Piloting the 5-Step Method with young people affected by parental substance misuse or mental health problems in Northern Ireland

First published: 10 May 2019 | Last updated: 20 May 2019

As part of its response to the Hidden Harm and Think Family agendas one area of Northern Ireland has developed Steps to Cope, a brief and structured intervention to support young people who are living with parental substance misuse and/or parental mental health problems.  The Steps to Cope intervention has been adapted from the 5-Step Method, which has been developed and tested to support adult family members who have a relative with an alcohol or drug problem, and which has been recommended as good practice by, for example, NICE and the NTA.  The presentation will present preliminary data from an exploratory study which is assessing whether the adult intervention model can be adapted for a younger population.  An intervention booklet has been developed and 21 practitioners have been trained, 13 of whom have worked with a total of 21 young people to date.  The presentation will present a profile of the young people, before summarising some of the emerging qualitative findings about how the young people have benefitted from the intervention and how the practitioners feel the work has enhanced their practice.  The data suggest that young people have valued the opportunity to talk about the problems at home, to learn more about addiction and mental health problems, to explore how they cope with what is going on, and to consider their support networks and who is there for them.  The preliminary findings will be discussed in the context of developments with this population in Northern Ireland and the wider potential for this work.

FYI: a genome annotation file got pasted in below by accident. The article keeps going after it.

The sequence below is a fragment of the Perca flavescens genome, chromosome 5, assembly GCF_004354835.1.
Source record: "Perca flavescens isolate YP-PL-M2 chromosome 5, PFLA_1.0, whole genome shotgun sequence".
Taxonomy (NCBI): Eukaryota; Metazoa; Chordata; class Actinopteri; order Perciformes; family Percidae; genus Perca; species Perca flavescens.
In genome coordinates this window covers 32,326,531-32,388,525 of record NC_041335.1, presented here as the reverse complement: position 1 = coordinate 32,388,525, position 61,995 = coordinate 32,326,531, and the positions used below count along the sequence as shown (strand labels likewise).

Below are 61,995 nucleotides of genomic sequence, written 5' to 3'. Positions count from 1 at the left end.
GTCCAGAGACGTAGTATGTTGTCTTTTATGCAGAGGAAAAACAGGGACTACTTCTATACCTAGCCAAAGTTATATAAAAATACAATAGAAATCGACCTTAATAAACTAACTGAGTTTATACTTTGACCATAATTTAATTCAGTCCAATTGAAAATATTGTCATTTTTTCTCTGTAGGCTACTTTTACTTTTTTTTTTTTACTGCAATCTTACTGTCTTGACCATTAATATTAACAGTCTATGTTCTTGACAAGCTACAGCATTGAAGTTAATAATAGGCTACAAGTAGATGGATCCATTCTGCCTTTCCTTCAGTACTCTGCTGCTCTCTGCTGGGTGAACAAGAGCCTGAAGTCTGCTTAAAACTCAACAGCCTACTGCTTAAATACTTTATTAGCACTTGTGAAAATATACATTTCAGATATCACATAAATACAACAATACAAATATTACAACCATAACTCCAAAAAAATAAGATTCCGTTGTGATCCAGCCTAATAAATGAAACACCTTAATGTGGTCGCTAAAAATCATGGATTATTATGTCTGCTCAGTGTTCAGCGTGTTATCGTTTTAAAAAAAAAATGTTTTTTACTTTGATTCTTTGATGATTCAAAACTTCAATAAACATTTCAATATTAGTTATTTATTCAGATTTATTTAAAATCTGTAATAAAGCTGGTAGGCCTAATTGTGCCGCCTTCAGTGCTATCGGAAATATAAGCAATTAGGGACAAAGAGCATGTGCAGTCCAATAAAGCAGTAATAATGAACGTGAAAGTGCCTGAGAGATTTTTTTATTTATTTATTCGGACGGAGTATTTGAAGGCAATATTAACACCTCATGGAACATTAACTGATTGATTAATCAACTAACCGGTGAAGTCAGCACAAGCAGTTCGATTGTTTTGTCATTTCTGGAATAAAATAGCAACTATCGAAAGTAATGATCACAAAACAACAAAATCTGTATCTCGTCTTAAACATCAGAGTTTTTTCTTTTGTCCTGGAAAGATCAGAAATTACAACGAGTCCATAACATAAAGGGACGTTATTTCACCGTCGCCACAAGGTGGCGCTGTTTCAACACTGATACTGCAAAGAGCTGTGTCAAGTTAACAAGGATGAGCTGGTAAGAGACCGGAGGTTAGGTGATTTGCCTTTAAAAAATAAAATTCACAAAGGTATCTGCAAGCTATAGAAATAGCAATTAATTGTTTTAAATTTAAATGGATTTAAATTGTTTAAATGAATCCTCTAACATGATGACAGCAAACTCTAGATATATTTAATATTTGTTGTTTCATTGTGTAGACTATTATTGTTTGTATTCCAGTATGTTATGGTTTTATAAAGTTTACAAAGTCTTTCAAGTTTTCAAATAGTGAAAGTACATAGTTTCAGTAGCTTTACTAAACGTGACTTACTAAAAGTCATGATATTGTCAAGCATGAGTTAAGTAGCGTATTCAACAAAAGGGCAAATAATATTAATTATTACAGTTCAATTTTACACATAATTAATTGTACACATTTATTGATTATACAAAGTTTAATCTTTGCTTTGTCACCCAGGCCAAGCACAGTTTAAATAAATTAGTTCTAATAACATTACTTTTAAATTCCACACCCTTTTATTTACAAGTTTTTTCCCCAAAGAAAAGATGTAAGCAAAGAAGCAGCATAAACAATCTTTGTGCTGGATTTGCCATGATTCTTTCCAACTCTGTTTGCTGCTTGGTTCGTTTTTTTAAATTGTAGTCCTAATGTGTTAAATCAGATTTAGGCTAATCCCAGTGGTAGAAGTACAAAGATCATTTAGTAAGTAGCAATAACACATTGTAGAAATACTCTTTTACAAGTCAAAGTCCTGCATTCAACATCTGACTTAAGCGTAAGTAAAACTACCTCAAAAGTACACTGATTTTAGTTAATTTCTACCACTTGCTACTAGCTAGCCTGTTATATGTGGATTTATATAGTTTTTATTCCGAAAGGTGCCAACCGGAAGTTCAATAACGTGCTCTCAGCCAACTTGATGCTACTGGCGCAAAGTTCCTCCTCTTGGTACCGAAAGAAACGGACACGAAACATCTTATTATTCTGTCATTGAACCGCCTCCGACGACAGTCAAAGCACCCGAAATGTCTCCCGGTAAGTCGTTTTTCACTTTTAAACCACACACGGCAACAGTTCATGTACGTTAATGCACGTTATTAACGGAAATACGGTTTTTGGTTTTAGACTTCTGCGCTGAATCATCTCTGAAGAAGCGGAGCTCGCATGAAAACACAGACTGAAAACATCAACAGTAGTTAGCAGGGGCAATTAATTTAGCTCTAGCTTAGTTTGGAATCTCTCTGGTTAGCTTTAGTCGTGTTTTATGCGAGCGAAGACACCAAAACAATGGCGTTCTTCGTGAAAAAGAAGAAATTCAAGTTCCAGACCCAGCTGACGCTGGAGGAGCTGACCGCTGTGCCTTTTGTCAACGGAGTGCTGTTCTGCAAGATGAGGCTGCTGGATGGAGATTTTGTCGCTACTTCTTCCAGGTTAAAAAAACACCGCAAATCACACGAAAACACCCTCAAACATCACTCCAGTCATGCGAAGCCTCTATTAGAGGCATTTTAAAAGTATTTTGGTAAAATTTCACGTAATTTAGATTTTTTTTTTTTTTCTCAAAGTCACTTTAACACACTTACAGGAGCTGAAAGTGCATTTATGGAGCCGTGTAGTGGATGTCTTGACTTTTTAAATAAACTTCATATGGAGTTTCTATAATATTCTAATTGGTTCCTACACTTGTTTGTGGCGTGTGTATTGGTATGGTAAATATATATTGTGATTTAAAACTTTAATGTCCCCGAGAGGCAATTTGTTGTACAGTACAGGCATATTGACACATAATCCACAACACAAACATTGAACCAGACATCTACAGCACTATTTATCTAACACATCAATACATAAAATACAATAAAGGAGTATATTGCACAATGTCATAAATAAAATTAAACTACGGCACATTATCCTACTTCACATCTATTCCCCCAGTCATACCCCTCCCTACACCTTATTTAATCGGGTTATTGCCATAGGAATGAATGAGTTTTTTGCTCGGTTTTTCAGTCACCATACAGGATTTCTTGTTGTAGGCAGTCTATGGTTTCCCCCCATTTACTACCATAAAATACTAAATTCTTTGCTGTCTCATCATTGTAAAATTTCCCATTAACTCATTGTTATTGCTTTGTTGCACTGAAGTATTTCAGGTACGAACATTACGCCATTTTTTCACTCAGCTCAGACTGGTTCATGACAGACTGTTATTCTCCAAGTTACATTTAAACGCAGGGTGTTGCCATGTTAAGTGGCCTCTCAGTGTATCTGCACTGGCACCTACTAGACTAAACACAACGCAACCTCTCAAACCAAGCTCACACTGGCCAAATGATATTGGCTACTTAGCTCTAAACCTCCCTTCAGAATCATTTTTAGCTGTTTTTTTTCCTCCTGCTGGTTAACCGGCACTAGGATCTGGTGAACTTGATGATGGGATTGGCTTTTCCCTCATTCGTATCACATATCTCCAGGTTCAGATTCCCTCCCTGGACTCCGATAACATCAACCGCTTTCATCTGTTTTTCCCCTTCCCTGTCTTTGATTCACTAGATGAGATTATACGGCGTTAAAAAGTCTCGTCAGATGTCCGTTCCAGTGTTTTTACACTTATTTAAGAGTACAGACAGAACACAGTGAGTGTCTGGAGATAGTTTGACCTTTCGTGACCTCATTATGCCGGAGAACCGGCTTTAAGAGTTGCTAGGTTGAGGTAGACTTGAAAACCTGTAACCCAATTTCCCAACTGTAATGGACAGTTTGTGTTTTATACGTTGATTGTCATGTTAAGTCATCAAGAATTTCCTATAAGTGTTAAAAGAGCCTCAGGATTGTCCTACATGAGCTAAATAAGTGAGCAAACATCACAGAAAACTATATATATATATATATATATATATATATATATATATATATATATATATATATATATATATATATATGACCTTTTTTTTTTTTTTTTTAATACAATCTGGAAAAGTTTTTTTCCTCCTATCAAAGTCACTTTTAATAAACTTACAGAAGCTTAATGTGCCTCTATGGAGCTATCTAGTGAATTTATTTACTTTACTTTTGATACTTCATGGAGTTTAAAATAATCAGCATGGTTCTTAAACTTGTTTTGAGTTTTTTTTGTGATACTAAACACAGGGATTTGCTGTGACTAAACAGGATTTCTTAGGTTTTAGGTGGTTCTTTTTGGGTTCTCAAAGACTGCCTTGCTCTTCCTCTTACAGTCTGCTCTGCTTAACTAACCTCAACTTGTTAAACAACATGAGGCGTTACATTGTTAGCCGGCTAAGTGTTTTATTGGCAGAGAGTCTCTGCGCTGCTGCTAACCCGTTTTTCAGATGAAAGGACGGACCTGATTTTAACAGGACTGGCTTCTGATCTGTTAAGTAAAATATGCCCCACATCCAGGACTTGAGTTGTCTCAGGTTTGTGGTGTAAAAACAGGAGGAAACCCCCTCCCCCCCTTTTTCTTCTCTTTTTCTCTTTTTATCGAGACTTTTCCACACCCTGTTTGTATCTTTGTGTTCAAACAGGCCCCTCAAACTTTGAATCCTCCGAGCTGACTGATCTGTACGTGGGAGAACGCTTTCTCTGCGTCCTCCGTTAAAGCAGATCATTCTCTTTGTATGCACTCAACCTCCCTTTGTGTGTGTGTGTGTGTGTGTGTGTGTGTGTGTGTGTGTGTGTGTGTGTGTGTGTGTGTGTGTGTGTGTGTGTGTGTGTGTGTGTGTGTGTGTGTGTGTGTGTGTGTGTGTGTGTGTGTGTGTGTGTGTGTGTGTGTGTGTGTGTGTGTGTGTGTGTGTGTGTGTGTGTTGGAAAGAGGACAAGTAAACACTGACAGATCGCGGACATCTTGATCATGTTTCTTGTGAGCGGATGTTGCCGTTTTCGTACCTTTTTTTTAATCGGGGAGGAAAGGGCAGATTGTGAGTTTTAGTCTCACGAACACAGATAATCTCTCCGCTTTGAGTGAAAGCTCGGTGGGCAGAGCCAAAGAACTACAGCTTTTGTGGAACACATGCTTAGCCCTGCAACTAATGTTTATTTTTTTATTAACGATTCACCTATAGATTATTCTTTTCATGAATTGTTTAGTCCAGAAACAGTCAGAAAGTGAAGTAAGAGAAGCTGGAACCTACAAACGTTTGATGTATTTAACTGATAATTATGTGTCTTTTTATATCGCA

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Lorna Templeton